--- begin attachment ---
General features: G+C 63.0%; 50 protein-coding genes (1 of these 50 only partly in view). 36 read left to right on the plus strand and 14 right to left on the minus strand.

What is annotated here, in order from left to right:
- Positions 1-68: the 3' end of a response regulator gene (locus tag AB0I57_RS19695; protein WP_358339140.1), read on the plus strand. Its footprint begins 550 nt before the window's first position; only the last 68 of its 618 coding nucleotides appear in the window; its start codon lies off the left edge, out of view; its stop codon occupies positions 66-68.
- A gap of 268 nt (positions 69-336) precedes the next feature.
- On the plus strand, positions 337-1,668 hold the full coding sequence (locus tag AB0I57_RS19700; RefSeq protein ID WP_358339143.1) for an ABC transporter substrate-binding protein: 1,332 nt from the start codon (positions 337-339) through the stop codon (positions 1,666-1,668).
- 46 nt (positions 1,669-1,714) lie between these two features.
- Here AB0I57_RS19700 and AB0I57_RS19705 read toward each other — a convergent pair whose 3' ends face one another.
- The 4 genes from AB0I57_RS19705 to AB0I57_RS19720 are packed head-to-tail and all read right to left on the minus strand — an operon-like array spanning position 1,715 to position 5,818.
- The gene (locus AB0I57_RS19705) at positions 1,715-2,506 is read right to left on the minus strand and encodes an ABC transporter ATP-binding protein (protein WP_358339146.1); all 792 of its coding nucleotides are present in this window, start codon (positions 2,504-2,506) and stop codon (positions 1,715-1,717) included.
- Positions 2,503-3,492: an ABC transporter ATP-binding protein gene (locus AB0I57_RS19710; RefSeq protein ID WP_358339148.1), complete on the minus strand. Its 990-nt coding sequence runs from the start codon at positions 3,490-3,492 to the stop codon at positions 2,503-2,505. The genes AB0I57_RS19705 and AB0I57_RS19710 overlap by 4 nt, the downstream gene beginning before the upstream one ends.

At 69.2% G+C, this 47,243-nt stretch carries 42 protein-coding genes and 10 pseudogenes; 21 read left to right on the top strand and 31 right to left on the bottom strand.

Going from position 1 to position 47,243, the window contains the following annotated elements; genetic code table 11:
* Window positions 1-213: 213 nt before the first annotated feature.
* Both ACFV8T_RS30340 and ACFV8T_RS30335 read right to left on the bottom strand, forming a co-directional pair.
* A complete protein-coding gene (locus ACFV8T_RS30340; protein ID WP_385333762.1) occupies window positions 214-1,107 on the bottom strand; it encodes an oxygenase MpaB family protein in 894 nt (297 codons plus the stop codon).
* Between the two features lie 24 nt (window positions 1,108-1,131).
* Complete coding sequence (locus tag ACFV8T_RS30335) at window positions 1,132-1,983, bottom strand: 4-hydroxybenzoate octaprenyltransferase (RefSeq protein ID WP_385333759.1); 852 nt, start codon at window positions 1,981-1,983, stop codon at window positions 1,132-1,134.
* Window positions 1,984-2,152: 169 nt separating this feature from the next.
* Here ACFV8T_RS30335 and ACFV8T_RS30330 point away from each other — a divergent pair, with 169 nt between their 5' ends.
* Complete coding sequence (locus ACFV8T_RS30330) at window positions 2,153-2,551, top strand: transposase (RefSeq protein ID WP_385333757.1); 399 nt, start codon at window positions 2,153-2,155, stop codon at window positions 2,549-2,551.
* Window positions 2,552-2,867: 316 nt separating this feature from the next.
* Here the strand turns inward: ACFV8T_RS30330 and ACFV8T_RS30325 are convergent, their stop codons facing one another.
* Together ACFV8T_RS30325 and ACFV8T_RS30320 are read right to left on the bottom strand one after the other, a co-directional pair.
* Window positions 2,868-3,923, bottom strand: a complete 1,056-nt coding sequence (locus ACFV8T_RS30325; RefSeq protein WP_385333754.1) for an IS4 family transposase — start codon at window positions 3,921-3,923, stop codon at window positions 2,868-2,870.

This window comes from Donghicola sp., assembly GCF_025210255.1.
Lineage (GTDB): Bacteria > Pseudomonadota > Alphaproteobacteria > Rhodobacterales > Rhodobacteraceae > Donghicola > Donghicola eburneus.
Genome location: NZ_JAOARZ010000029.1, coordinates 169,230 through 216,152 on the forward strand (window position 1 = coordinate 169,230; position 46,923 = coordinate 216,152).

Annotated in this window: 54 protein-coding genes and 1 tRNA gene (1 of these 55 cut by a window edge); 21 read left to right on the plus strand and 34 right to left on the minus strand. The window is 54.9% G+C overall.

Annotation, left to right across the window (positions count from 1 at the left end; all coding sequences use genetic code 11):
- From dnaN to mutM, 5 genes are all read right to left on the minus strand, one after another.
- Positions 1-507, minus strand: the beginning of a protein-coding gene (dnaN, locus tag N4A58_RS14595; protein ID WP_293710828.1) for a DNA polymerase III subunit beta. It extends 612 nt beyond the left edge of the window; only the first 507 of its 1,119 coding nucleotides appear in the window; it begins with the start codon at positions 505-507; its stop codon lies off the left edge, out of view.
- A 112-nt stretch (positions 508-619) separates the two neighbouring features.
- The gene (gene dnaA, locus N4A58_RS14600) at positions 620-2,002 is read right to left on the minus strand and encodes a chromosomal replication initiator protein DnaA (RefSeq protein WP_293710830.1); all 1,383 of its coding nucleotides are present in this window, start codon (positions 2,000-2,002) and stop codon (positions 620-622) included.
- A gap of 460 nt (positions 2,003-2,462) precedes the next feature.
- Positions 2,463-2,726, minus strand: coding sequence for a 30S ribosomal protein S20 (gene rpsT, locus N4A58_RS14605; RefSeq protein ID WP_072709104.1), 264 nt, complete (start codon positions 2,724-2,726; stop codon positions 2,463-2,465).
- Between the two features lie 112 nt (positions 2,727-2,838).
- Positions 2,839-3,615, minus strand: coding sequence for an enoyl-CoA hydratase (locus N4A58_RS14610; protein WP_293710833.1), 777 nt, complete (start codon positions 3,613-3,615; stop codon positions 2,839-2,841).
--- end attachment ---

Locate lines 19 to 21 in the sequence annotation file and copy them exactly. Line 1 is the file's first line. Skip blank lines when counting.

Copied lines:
* Here ACFV8T_RS30335 and ACFV8T_RS30330 point away from each other — a divergent pair, with 169 nt between their 5' ends.
* Complete coding sequence (locus ACFV8T_RS30330) at window positions 2,153-2,551, top strand: transposase (RefSeq protein ID WP_385333757.1); 399 nt, start codon at window positions 2,153-2,155, stop codon at window positions 2,549-2,551.
* Window positions 2,552-2,867: 316 nt separating this feature from the next.